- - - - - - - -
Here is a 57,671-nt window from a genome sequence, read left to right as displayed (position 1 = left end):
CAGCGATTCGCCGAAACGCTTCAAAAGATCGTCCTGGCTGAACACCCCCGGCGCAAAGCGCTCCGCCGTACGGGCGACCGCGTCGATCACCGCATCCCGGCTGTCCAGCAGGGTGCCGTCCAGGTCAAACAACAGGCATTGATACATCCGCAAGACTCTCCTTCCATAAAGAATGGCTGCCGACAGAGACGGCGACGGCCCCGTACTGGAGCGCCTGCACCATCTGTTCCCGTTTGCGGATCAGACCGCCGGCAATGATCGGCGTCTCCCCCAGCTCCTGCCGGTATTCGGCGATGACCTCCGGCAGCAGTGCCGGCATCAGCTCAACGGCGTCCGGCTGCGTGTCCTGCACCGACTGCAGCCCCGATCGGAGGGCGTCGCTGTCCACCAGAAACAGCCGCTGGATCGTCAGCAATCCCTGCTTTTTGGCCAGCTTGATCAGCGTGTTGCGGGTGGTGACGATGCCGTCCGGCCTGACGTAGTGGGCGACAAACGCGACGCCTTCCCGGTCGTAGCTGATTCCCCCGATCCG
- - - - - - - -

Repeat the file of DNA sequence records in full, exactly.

Here is a 57,671-nt window from a genome sequence, read left to right as displayed (position 1 = left end):
CAGCGATTCGCCGAAACGCTTCAAAAGATCGTCCTGGCTGAACACCCCCGGCGCAAAGCGCTCCGCCGTACGGGCGACCGCGTCGATCACCGCATCCCGGCTGTCCAGCAGGGTGCCGTCCAGGTCAAACAACAGGCATTGATACATCCGCAAGACTCTCCTTCCATAAAGAATGGCTGCCGACAGAGACGGCGACGGCCCCGTACTGGAGCGCCTGCACCATCTGTTCCCGTTTGCGGATCAGACCGCCGGCAATGATCGGCGTCTCCCCCAGCTCCTGCCGGTATTCGGCGATGACCTCCGGCAGCAGTGCCGGCATCAGCTCAACGGCGTCCGGCTGCGTGTCCTGCACCGACTGCAGCCCCGATCGGAGGGCGTCGCTGTCCACCAGAAACAGCCGCTGGATCGTCAGCAATCCCTGCTTTTTGGCCAGCTTGATCAGCGTGTTGCGGGTGGTGACGATGCCGTCCGGCCTGACGTAGTGGGCGACAAACGCGACGCCTTCCCGGTCGTAGCTGATTCCCCCGATCCG